It has long been recognised that there is a north-south divide in the UK.
Although government spending on public services is roughly even across the country, many businesses are choosing to set up in the south because this is where the big name businesses are and the infrastructure is already in place. This creates a large wealth divide, and those living in the north of the country can experience lower incomes, higher unemployment and a lower standard of living than those living in the south.
The Centre for Cities is a charity that measures economic growth and change in 64 UK cities. In 2015, it found that for every 12 jobs created since 2004 in southern cities, only one was created in cities elsewhere. Cities like London and Milton Keynes in the south have seen a large growth in the number of jobs available, whilst Blackpool and Hull in the north have seen a large decline.
There are many, often complex, causes of the north-south divide.
Over the last 50 years government policy has tried to encourage investment away from the south-east of England to other regions of the UK. However, many large companies have headquarters (HQ) in the south-east, making it easier to make crucial decisions.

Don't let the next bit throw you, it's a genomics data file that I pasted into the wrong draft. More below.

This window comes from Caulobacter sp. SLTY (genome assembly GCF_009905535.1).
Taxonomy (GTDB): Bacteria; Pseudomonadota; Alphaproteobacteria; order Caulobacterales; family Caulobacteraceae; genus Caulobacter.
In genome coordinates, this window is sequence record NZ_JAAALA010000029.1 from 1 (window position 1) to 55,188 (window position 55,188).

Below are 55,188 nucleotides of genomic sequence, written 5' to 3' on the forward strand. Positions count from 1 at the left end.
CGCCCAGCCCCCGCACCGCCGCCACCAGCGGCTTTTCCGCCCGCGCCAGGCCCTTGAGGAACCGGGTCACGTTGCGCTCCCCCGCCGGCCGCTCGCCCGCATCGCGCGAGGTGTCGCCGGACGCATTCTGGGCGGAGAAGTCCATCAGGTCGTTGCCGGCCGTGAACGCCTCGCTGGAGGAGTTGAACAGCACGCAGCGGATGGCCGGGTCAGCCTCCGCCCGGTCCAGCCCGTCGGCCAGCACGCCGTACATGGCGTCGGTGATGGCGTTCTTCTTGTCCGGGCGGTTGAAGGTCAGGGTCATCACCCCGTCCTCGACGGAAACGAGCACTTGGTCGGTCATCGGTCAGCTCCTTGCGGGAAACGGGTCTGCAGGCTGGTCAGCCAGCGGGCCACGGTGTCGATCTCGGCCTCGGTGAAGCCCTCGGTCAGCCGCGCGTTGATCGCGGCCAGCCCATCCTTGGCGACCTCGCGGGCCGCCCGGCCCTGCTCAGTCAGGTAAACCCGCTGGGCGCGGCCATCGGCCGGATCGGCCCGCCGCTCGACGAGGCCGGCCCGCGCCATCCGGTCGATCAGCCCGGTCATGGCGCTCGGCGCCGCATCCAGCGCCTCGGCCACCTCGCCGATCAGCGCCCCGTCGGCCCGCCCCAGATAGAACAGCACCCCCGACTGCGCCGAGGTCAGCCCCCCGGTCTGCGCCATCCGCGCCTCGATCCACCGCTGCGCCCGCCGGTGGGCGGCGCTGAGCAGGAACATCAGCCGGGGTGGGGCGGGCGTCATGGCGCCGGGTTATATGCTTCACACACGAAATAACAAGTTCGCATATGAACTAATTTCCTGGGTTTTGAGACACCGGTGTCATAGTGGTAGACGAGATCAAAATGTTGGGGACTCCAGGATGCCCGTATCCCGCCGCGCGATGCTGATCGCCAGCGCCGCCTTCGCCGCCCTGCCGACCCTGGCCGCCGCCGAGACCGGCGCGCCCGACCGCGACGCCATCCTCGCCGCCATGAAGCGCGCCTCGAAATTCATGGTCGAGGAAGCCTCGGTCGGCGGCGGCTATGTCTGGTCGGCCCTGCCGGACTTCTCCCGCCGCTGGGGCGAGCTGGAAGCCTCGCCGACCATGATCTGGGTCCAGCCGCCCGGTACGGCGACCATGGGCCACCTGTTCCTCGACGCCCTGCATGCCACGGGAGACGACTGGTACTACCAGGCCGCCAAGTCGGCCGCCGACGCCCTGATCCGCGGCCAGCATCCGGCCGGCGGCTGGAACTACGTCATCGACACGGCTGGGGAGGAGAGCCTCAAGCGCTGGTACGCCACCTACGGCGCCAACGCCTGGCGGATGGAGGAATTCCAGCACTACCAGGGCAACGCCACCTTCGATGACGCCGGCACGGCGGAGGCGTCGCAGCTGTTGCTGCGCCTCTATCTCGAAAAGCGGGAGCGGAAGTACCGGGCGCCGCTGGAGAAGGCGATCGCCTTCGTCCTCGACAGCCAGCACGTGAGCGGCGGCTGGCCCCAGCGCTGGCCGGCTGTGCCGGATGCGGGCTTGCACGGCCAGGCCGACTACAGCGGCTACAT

With over 20 million people of the UK’s population living within a one hour commute of London, many businesses prefer to locate themselves close to their customers, and within commuting distance of their staff. Many universities are in the south of the UK, including Oxford and Cambridge, which provide many workers - who employers may perceive as being most skilled and desirable.
With the largest markets located in the south-east, which also includes good access to European markets, companies have greatest potential to maximise profits by locating in the south.
Resolving regional differences is a difficult task. The government has agreed devolution measures, which gives additional power and money to councils in the north. An example is the election of a mayor for Greater Manchester, who has been given £1 billion of devolved funds to spend on improving the city's infrastructure in order to attract new businesses. This will mean that fewer decisions about the city are made in London and more decisions are made by the people of Manchester. Other local councils are demanding the same control.
In Wales, a similar sum of money has been provided to help create new jobs and attract new businesses to set up. For example, the car company Aston Martin has moved some of its productions to a newly-built site at St Athan, south Wales. The positive multiplier effect may lead to other similar companies locating close by. The new plant in south Wales will provide 750 highly skilled jobs.